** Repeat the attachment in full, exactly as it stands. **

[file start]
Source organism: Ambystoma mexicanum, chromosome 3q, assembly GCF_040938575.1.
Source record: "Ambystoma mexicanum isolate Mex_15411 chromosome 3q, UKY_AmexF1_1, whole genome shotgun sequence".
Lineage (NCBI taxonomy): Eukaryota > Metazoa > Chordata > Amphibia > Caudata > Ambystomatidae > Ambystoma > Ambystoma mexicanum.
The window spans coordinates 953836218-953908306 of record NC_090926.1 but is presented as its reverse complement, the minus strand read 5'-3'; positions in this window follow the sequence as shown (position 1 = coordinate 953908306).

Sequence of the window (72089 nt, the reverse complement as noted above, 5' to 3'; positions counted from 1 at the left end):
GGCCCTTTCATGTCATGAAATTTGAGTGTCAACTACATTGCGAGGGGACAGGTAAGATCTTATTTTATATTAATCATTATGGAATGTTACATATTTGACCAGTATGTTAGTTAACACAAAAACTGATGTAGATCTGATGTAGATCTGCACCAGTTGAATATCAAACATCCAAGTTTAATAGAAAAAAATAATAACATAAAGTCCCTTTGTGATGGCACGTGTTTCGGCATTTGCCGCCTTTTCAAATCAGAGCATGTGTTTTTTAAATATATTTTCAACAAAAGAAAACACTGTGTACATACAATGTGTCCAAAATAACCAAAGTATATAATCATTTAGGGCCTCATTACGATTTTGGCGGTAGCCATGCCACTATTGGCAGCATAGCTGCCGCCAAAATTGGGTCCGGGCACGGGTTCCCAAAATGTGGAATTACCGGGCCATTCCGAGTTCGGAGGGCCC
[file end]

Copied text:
Source organism: Ambystoma mexicanum, chromosome 3q, assembly GCF_040938575.1.
Source record: "Ambystoma mexicanum isolate Mex_15411 chromosome 3q, UKY_AmexF1_1, whole genome shotgun sequence".
Lineage (NCBI taxonomy): Eukaryota > Metazoa > Chordata > Amphibia > Caudata > Ambystomatidae > Ambystoma > Ambystoma mexicanum.
The window spans coordinates 953836218-953908306 of record NC_090926.1 but is presented as its reverse complement, the minus strand read 5'-3'; positions in this window follow the sequence as shown (position 1 = coordinate 953908306).

Sequence of the window (72089 nt, the reverse complement as noted above, 5' to 3'; positions counted from 1 at the left end):
GGCCCTTTCATGTCATGAAATTTGAGTGTCAACTACATTGCGAGGGGACAGGTAAGATCTTATTTTATATTAATCATTATGGAATGTTACATATTTGACCAGTATGTTAGTTAACACAAAAACTGATGTAGATCTGATGTAGATCTGCACCAGTTGAATATCAAACATCCAAGTTTAATAGAAAAAAATAATAACATAAAGTCCCTTTGTGATGGCACGTGTTTCGGCATTTGCCGCCTTTTCAAATCAGAGCATGTGTTTTTTAAATATATTTTCAACAAAAGAAAACACTGTGTACATACAATGTGTCCAAAATAACCAAAGTATATAATCATTTAGGGCCTCATTACGATTTTGGCGGTAGCCATGCCACTATTGGCAGCATAGCTGCCGCCAAAATTGGGTCCGGGCACGGGTTCCCAAAATGTGGAATTACCGGGCCATTCCGAGTTCGGAGGGCCC